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Mom testifies about learning of her kids’ deaths

At Payne trial, she cries while describing how daughter found

Jamie Hallam kept her composure for the most part when she was called to the stand to testify about her children, Ariana and Tyler Payne, who allegedly were killed by their father.

Hallam cried briefly when she recalled being told by police that Ariana’s body had been found and that Tyler, whose body has not been found, was presumed dead.

Prosecutors say Christopher Mathew Payne, 30, starved his children to death several months before Ariana’s badly decomposed body was found on Feb. 19, 2007.

Ariana’s remains were inside a garbage bag in a designer tote bag inside a plastic tub abandoned at a North Side storage unit.

Hallam, 32, testified police contacted her in February 2007 about her children, whom she hadn’t seen in more than a year.

“We’d previously heard that a little girl was found in a storage unit, but her estimated age at the time was 2, but something didn’t make (sense), didn’t sound right,” Hallam said.

Ariana was 3 when Hallam last saw her, but she would have been 4 in February 2007.

Hallam, who now lives out of state, braced herself for the news that the girl’s remains were Ariana’s, but held out hope that Tyler was still alive.

But Hallam got the worst possible news once she got to the police station.

“They said that the girl in the storage unit was most likely my daughter and that Tyler was most likely deceased,” Hallam said, crying.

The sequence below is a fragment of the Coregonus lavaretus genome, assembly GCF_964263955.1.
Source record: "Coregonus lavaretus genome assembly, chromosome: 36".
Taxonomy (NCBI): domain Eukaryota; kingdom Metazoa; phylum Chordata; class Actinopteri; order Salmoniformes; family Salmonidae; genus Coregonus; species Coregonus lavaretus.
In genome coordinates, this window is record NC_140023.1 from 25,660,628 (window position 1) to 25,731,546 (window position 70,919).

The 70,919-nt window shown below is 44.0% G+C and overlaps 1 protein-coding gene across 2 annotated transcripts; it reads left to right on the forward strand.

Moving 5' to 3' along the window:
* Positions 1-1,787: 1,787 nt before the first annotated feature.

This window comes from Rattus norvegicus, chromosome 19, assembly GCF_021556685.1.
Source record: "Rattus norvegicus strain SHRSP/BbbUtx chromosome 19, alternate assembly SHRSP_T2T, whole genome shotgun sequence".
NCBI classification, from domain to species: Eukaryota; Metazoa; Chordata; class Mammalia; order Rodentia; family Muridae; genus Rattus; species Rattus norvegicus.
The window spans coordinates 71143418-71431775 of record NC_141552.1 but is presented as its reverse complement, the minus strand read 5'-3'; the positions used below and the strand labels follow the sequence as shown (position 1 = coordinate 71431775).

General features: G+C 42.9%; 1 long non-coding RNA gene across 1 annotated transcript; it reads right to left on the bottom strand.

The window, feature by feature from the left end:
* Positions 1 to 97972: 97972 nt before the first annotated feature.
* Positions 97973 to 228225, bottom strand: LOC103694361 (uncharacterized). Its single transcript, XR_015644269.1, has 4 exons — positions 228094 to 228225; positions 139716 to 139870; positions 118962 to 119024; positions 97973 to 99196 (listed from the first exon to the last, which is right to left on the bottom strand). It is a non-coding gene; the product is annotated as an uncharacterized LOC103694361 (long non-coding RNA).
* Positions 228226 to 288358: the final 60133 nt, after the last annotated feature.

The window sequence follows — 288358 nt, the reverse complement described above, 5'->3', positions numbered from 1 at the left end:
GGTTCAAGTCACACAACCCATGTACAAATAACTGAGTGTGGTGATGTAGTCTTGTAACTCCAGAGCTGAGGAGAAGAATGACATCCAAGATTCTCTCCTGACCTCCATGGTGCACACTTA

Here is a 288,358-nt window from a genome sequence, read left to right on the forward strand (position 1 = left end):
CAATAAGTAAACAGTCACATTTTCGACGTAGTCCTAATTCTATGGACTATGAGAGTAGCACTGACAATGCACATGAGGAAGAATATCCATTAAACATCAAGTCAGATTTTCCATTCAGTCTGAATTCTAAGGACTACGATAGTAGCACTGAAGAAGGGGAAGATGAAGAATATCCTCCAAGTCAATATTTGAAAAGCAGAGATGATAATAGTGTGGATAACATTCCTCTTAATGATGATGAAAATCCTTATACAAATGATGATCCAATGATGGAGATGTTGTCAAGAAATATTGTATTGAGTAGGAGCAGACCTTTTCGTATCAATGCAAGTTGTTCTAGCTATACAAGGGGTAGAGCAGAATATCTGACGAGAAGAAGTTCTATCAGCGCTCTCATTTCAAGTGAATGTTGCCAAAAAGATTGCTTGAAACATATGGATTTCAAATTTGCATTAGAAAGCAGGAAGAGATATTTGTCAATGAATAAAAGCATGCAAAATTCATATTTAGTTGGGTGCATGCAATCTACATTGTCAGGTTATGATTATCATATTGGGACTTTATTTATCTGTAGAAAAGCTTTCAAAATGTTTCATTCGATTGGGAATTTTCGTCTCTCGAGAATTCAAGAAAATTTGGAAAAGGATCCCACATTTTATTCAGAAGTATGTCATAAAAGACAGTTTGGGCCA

Moments later, Hallam’s mood turned to soft laughter as she described her two children to jurors.

Hallam said Tyler was a “rambunctious” boy who liked to play with his trucks and ride his bike, which had training wheels. He was a mama’s boy who followed her everywhere and was very protective of his sister.

Ariana was a happy child, Hallam said.

“She liked to color. She loved to color, pencils, markers, crayons, everything,” Hallam said.

Tyler was a picky eater, but Ariana usually ate everything on her plate, as well as whatever her finicky brother left, Hallam said, smiling.

When Hallam left the children at Payne’s apartment, they were happy and clean, she said. Hallam had packed enough clothes for a weekend visit, which Payne kept extending.

Neither of the children had ever been taken to the hospital with serious injuries when they were in Hallam’s care, she testified.

Defense attorneys say the children were abused by either Hallam or one of her boyfriends and that they arrived at Payne’s apartment “scrawny” and dirty.

Testimony continues Friday with the lead detective and an officer who interviewed Payne after his March 1, 2007, arrest.

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